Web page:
Vacuum Room. His installations incorporate mix performance, theater, sculpture and video art. He stages situations that involve groups of people with scenes that puts us in mind collective archetypal images: a riot, a crash of the stock market, waiting refugees, or a scene of pillaging. In his video installations, Mik drops us right into a middle of some critical situation whose causes are always unknown to us and whose effects are never revealed.
The Centre for Contemporary Images is proud to present the latest work by Dutch artist Aernout Mik, Vacuum Room (2005). Aernout Mikâ€™s installations incorporate mix performance, theater, sculpture and video art. He stages situations that involve groups of people with scenes that puts us in mind collective archetypal images: a riot (Glutinosity, 2001), a crash of the stock market (Middlemen, 2001), waiting refugees (Flock, 2002), or a scene of pillaging (Pulverous, 2003).
The people in his films seem to be in their proper place, exactly where they should be, until in the course of observing them we discover certain details that donâ€™t quite fit, behavior that is inadequate and unexpected. Indifferent, Mikâ€™s camera passes over these incongruities, neutralizes tham, and brings us back to a reality that is more reassuring, until still other oddities surface in the image. Thus, we are constantly veering back and forth between realism and fiction.
In his video installations, Mik drops us right into a middle of some critical situation whose causes are always unknown to us and whose effects are never revealed. We are transported to a space where time is drawn out and any plot has been obliterated; there is neither beginning not end, only the perception of the passage of time and a state of being.
With this new work, we enter the setting of a meeting room and watch as some 30 politicians debate while seated behind their desks.The image (the sound has been cut) show us discussions that seem to be quite raucous, with participants attempting to make themselves heard and vote, leaving the room and coming back.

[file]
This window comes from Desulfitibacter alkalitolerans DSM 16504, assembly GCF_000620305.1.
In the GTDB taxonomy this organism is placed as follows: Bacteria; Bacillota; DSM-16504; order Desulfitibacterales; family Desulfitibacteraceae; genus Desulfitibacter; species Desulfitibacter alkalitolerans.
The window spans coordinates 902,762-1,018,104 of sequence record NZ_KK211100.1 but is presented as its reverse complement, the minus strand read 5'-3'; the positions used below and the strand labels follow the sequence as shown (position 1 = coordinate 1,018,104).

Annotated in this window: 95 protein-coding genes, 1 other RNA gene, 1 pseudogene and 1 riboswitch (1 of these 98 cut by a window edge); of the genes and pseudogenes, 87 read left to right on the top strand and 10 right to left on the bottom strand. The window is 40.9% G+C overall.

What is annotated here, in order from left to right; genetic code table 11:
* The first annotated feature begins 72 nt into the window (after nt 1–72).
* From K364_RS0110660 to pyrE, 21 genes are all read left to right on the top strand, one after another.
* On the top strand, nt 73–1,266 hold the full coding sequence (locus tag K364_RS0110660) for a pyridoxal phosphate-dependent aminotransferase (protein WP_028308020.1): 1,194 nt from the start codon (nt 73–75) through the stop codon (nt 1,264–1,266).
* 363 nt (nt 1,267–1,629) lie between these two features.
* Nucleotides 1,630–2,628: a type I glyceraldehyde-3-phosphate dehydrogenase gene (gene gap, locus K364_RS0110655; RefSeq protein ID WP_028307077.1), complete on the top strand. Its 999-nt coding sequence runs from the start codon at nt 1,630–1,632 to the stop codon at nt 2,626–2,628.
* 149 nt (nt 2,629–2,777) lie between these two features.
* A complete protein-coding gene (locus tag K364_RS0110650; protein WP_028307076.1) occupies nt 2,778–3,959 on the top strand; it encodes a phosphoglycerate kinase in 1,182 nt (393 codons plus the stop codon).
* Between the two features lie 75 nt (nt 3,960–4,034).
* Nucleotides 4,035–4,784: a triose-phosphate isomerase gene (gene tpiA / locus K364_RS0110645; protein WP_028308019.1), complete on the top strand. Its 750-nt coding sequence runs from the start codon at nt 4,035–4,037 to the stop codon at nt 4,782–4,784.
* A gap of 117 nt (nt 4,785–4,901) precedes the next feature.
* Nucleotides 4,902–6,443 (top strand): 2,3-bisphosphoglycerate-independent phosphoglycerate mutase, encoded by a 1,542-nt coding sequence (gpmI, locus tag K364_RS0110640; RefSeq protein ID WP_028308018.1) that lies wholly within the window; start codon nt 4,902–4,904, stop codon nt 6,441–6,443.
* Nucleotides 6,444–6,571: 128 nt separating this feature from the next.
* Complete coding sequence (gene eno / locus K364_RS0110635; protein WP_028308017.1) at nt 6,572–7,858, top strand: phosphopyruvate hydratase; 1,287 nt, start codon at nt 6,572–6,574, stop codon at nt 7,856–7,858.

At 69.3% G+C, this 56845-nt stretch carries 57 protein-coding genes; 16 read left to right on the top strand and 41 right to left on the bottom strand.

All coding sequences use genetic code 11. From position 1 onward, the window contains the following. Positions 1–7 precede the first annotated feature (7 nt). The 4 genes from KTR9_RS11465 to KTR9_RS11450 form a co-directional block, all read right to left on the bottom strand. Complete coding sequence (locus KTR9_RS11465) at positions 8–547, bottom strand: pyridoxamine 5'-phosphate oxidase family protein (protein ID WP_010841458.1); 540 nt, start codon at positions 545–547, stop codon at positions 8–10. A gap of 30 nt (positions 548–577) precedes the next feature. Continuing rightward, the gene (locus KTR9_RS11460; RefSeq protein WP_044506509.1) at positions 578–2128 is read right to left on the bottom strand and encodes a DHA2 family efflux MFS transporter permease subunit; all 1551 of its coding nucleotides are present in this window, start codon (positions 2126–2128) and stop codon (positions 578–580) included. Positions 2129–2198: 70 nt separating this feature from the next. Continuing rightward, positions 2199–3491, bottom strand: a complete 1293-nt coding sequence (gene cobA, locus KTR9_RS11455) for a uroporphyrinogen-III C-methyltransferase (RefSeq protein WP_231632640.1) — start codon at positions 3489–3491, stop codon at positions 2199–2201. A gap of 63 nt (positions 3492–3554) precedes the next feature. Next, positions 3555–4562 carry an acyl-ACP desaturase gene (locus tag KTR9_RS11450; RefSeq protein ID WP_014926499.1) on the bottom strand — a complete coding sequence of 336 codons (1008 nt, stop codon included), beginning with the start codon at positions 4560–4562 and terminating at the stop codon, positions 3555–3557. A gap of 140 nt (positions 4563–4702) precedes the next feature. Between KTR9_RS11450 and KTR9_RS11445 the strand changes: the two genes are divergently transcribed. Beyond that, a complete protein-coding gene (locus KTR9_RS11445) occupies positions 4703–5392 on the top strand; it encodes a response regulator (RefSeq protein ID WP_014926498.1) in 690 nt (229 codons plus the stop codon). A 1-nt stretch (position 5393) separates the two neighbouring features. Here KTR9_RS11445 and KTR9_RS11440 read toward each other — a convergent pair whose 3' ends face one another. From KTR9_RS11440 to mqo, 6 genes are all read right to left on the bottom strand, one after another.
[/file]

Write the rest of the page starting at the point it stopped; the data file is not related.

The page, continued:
Over the reigning disorder is superimposed the arrival of a group of young protestors who occupy the center of the room and find themselves separated from the political community by a barrier of furniture. They impose a protest on this deteriorating atmosphere but it, too, proves just as wild and anarchic. As both groups clash, more and more a frozen vacuum evolves where all people and space seems to merge in one another. Resulting in unexpected moments of quiet equilibrium in the space. Two groups, clearly distinguished by separate fashion codes and supposedly in conflict, reveal similar behaviors in the end, incomprehensibble but clearly visible to the viewer and doomed to come to nothing. The space itself grows disorganized in the face these contradictory impulses, then is restructured, or remains frozen, symbolizing the impasse that exists in the two parties and in the dynamics between the two parties.
The performance brought together around 50 professional and non-professional actors, who were filmed with six surveillance cameras. Outside of their context, in a place reserved for public debates, these cameras offers us circumscribed points of view and hence a fragmentary view of the situation. Normally in the artistâ€™s films movement of the camera is worked out in advance. The slow tracking shots and the shifts forward and backward are deliberately planned in order to act upon the viewerâ€™s perception. Here the cameras were all programmed to change frame at the same time, filming with the same degree of attention now the setting and the space, now the intense action playing out there.